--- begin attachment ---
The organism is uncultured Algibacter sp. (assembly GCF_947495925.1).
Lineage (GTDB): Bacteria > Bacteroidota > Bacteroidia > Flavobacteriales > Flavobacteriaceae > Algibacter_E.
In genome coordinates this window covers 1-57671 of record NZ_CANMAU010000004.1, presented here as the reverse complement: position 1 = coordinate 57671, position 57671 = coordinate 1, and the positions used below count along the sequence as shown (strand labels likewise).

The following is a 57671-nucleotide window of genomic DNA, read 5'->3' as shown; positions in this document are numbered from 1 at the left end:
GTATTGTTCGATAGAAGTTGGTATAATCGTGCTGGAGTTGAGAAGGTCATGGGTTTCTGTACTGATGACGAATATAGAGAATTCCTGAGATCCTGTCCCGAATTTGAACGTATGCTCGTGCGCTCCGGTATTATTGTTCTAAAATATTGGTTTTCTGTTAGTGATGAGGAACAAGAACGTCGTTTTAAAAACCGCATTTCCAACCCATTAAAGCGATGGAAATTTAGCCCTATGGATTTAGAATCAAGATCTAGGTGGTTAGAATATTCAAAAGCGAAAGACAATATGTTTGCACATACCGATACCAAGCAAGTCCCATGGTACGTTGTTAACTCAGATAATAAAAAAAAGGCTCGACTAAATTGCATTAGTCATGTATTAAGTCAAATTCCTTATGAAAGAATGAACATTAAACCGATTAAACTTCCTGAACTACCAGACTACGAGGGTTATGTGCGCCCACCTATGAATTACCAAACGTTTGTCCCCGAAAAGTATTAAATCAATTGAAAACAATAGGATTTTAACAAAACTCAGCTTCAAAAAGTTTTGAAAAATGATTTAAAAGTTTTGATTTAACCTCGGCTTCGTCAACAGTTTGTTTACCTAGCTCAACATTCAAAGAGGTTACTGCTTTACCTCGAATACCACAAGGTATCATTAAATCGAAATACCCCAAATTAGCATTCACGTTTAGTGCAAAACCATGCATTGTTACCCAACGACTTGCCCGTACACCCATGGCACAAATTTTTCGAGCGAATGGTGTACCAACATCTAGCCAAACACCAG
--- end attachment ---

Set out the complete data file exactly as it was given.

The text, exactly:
The organism is uncultured Algibacter sp. (assembly GCF_947495925.1).
Lineage (GTDB): Bacteria > Bacteroidota > Bacteroidia > Flavobacteriales > Flavobacteriaceae > Algibacter_E.
In genome coordinates this window covers 1-57671 of record NZ_CANMAU010000004.1, presented here as the reverse complement: position 1 = coordinate 57671, position 57671 = coordinate 1, and the positions used below count along the sequence as shown (strand labels likewise).

The following is a 57671-nucleotide window of genomic DNA, read 5'->3' as shown; positions in this document are numbered from 1 at the left end:
GTATTGTTCGATAGAAGTTGGTATAATCGTGCTGGAGTTGAGAAGGTCATGGGTTTCTGTACTGATGACGAATATAGAGAATTCCTGAGATCCTGTCCCGAATTTGAACGTATGCTCGTGCGCTCCGGTATTATTGTTCTAAAATATTGGTTTTCTGTTAGTGATGAGGAACAAGAACGTCGTTTTAAAAACCGCATTTCCAACCCATTAAAGCGATGGAAATTTAGCCCTATGGATTTAGAATCAAGATCTAGGTGGTTAGAATATTCAAAAGCGAAAGACAATATGTTTGCACATACCGATACCAAGCAAGTCCCATGGTACGTTGTTAACTCAGATAATAAAAAAAAGGCTCGACTAAATTGCATTAGTCATGTATTAAGTCAAATTCCTTATGAAAGAATGAACATTAAACCGATTAAACTTCCTGAACTACCAGACTACGAGGGTTATGTGCGCCCACCTATGAATTACCAAACGTTTGTCCCCGAAAAGTATTAAATCAATTGAAAACAATAGGATTTTAACAAAACTCAGCTTCAAAAAGTTTTGAAAAATGATTTAAAAGTTTTGATTTAACCTCGGCTTCGTCAACAGTTTGTTTACCTAGCTCAACATTCAAAGAGGTTACTGCTTTACCTCGAATACCACAAGGTATCATTAAATCGAAATACCCCAAATTAGCATTCACGTTTAGTGCAAAACCATGCATTGTTACCCAACGACTTGCCCGTACACCCATGGCACAAATTTTTCGAGCGAATGGTGTACCAACATCTAGCCAAACACCAG